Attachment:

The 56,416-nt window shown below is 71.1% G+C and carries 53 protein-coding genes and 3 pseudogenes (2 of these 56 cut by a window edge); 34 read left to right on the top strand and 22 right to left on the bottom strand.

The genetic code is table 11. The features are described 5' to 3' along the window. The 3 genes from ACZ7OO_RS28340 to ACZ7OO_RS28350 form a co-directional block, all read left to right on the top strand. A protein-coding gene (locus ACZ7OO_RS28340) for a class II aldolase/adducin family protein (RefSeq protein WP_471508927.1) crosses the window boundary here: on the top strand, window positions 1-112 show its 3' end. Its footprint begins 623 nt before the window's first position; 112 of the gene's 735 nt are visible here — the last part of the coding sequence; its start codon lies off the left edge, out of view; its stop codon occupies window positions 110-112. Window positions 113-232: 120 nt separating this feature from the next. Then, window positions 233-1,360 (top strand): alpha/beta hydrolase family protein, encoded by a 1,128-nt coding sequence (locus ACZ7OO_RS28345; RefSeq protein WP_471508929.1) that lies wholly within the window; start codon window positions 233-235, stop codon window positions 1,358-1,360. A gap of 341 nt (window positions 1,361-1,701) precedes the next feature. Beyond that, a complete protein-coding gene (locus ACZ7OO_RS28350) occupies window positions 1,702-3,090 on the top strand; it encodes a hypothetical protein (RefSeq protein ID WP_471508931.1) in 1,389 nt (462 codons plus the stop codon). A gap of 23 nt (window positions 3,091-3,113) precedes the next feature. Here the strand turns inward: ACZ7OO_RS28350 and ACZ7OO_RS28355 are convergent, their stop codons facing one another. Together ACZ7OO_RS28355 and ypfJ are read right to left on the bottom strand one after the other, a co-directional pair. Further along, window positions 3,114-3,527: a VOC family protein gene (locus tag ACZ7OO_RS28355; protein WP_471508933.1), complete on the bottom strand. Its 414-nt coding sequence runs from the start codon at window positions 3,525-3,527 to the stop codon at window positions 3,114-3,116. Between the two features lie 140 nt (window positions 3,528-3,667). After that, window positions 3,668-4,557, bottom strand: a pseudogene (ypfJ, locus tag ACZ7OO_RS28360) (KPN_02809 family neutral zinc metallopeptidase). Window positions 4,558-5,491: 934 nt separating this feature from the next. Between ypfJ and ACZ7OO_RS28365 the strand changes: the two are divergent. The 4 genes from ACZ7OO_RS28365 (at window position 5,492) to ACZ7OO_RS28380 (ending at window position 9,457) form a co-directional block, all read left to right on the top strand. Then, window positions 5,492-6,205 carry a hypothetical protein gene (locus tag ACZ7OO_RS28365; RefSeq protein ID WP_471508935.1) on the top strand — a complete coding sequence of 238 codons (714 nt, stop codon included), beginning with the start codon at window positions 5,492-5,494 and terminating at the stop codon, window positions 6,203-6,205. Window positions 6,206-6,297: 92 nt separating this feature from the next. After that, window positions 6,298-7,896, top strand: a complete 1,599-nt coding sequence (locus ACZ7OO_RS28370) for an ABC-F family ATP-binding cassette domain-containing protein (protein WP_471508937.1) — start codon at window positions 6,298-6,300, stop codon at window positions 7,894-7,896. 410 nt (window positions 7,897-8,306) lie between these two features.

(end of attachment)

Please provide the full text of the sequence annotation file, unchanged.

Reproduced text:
The 56,416-nt window shown below is 71.1% G+C and carries 53 protein-coding genes and 3 pseudogenes (2 of these 56 cut by a window edge); 34 read left to right on the top strand and 22 right to left on the bottom strand.

The genetic code is table 11. The features are described 5' to 3' along the window. The 3 genes from ACZ7OO_RS28340 to ACZ7OO_RS28350 form a co-directional block, all read left to right on the top strand. A protein-coding gene (locus ACZ7OO_RS28340) for a class II aldolase/adducin family protein (RefSeq protein WP_471508927.1) crosses the window boundary here: on the top strand, window positions 1-112 show its 3' end. Its footprint begins 623 nt before the window's first position; 112 of the gene's 735 nt are visible here — the last part of the coding sequence; its start codon lies off the left edge, out of view; its stop codon occupies window positions 110-112. Window positions 113-232: 120 nt separating this feature from the next. Then, window positions 233-1,360 (top strand): alpha/beta hydrolase family protein, encoded by a 1,128-nt coding sequence (locus ACZ7OO_RS28345; RefSeq protein WP_471508929.1) that lies wholly within the window; start codon window positions 233-235, stop codon window positions 1,358-1,360. A gap of 341 nt (window positions 1,361-1,701) precedes the next feature. Beyond that, a complete protein-coding gene (locus ACZ7OO_RS28350) occupies window positions 1,702-3,090 on the top strand; it encodes a hypothetical protein (RefSeq protein ID WP_471508931.1) in 1,389 nt (462 codons plus the stop codon). A gap of 23 nt (window positions 3,091-3,113) precedes the next feature. Here the strand turns inward: ACZ7OO_RS28350 and ACZ7OO_RS28355 are convergent, their stop codons facing one another. Together ACZ7OO_RS28355 and ypfJ are read right to left on the bottom strand one after the other, a co-directional pair. Further along, window positions 3,114-3,527: a VOC family protein gene (locus tag ACZ7OO_RS28355; protein WP_471508933.1), complete on the bottom strand. Its 414-nt coding sequence runs from the start codon at window positions 3,525-3,527 to the stop codon at window positions 3,114-3,116. Between the two features lie 140 nt (window positions 3,528-3,667). After that, window positions 3,668-4,557, bottom strand: a pseudogene (ypfJ, locus tag ACZ7OO_RS28360) (KPN_02809 family neutral zinc metallopeptidase). Window positions 4,558-5,491: 934 nt separating this feature from the next. Between ypfJ and ACZ7OO_RS28365 the strand changes: the two are divergent. The 4 genes from ACZ7OO_RS28365 (at window position 5,492) to ACZ7OO_RS28380 (ending at window position 9,457) form a co-directional block, all read left to right on the top strand. Then, window positions 5,492-6,205 carry a hypothetical protein gene (locus tag ACZ7OO_RS28365; RefSeq protein ID WP_471508935.1) on the top strand — a complete coding sequence of 238 codons (714 nt, stop codon included), beginning with the start codon at window positions 5,492-5,494 and terminating at the stop codon, window positions 6,203-6,205. Window positions 6,206-6,297: 92 nt separating this feature from the next. After that, window positions 6,298-7,896, top strand: a complete 1,599-nt coding sequence (locus ACZ7OO_RS28370) for an ABC-F family ATP-binding cassette domain-containing protein (protein WP_471508937.1) — start codon at window positions 6,298-6,300, stop codon at window positions 7,894-7,896. 410 nt (window positions 7,897-8,306) lie between these two features.